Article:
U.S. Federal Reserve Chairman Ben Bernanke told lawmakers Tuesday the central bank would stick to its benchmarks on monetary policy.
The Fed announced in December it would maintain its historically low federal fund rate in place until the unemployment rate dropped to 6.5 percent. It is currently at 7.9 percent.
The Fed also said it would continue with asset purchases at the rate of $85 billion per month until the employment situation improved.
The caveat was that both policies were subject to change if inflation drifted much higher than the central bank's target rate of 2 percent per year.
But investors were dismayed last week to read in meeting minutes for the Fed's late January Open Market Committee meeting policymakers were divided on the asset purchasing program.
That put the stock market in a tailspin, pulling the Dow Jones industrial average off a five-year peak.
But Bernanke did not mention any division among committee members in prepared comments for a semiannual policy report before the Senate Committee on Banking, Housing and Urban Affairs.
"The [Federal Open Market] Committee remains confident that it has the tools necessary to tighten monetary policy when the time comes to do so," Bernanke said.
He also said inflation "is currently subdued, and inflation expectations appear well anchored."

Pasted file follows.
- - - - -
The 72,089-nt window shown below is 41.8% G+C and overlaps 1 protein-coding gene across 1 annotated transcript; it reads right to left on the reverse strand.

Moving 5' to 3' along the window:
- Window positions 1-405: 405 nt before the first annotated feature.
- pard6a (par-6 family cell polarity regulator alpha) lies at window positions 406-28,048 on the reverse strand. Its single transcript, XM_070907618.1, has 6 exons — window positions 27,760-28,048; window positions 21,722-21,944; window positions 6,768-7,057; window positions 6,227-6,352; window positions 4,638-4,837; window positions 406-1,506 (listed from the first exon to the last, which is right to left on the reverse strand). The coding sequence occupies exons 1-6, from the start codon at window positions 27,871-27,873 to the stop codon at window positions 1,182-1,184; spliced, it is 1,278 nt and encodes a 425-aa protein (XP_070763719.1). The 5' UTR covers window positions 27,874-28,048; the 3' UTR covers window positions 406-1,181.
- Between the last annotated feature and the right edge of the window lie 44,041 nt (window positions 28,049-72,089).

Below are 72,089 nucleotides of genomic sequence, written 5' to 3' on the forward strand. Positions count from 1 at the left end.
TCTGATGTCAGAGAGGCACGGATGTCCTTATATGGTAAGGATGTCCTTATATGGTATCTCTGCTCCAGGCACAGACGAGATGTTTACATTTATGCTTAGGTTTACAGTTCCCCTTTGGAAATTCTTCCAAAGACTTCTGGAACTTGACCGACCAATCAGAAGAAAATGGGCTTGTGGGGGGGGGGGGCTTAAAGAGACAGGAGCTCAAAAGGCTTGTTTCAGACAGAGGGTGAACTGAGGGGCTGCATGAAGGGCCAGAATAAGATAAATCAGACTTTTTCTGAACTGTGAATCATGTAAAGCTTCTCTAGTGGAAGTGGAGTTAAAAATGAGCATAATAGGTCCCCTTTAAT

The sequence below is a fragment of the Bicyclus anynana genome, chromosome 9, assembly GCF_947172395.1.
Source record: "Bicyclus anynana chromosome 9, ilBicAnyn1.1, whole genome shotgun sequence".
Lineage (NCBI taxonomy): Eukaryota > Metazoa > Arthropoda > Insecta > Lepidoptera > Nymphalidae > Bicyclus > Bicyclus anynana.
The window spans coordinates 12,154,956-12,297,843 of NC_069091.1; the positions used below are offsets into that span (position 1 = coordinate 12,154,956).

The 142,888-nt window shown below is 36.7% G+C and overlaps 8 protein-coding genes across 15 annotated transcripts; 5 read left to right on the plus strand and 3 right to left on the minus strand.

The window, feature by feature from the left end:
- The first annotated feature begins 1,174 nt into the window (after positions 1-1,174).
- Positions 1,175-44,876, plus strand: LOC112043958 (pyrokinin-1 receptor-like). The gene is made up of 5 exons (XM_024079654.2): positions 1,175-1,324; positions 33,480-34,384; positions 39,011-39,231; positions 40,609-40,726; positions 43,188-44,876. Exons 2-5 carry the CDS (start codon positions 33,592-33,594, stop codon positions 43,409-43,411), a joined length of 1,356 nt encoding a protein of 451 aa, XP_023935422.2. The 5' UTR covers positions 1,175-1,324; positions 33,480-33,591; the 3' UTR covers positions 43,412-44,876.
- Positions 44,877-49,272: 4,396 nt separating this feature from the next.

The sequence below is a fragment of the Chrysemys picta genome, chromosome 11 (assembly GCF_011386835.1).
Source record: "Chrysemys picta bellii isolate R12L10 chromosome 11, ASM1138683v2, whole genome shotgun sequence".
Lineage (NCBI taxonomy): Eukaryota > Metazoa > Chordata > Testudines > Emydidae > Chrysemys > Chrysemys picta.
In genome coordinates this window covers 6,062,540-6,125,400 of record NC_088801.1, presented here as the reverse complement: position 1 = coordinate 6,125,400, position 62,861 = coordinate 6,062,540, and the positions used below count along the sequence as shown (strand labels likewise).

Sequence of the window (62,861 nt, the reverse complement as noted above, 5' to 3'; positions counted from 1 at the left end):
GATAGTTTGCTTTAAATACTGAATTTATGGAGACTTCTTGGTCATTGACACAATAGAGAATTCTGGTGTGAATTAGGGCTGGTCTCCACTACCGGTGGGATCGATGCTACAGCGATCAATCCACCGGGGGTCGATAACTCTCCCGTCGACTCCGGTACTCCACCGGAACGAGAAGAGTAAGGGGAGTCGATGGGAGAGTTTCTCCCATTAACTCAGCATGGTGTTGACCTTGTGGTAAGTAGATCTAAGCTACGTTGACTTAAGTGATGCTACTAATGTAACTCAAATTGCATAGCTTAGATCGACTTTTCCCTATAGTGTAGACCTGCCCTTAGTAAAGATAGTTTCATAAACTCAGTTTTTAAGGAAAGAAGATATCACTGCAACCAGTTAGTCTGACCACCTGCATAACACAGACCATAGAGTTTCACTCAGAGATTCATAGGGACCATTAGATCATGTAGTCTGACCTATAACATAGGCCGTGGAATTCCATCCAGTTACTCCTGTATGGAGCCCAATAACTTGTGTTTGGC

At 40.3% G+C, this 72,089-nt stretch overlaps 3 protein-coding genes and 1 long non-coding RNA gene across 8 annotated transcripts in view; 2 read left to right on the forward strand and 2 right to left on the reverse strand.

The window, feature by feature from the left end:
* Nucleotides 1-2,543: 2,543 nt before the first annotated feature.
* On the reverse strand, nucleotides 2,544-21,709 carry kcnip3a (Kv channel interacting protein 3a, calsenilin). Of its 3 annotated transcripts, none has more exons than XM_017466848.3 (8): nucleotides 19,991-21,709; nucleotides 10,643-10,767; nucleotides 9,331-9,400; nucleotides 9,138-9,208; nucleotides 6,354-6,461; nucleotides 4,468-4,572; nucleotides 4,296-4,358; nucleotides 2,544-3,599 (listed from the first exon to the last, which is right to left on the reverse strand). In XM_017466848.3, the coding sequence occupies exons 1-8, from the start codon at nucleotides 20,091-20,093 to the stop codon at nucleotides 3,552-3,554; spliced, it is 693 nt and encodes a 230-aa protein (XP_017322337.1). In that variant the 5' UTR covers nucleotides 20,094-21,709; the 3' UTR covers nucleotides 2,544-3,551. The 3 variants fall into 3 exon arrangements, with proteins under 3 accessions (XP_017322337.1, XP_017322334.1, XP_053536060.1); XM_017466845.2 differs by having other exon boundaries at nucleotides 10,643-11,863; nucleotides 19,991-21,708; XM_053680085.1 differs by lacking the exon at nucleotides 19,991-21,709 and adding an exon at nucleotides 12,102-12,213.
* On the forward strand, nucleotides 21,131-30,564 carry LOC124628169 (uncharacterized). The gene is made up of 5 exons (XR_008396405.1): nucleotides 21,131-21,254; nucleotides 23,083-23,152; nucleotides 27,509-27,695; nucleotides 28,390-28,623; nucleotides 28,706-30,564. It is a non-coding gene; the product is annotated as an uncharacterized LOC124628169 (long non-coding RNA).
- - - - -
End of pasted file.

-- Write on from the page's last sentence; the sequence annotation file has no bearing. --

"The FOMC has indicated that it will continue purchases until it observes a substantial improvement in the outlook for the labor market in a context of price stability," he told panel members.
"Monetary policies may increase certain types of risk-taking, in the present circumstances they also serve in some ways to reduce risk in the system, most importantly by strengthening the overall economy."
Bernanke also noted that pulling back on asset purchases as the recovery became more solid would affect the federal budget.
Due to its $3 trillion portfolio, "remittances have roughly tripled in recent years, with payments to the Treasury totaling approximately $290 billion between 2009 and 2012," Bernanke said.
A stronger economy would mean less need for interest rate lowering purchases. In turn, "these remittances would likely decline in coming years," he said.
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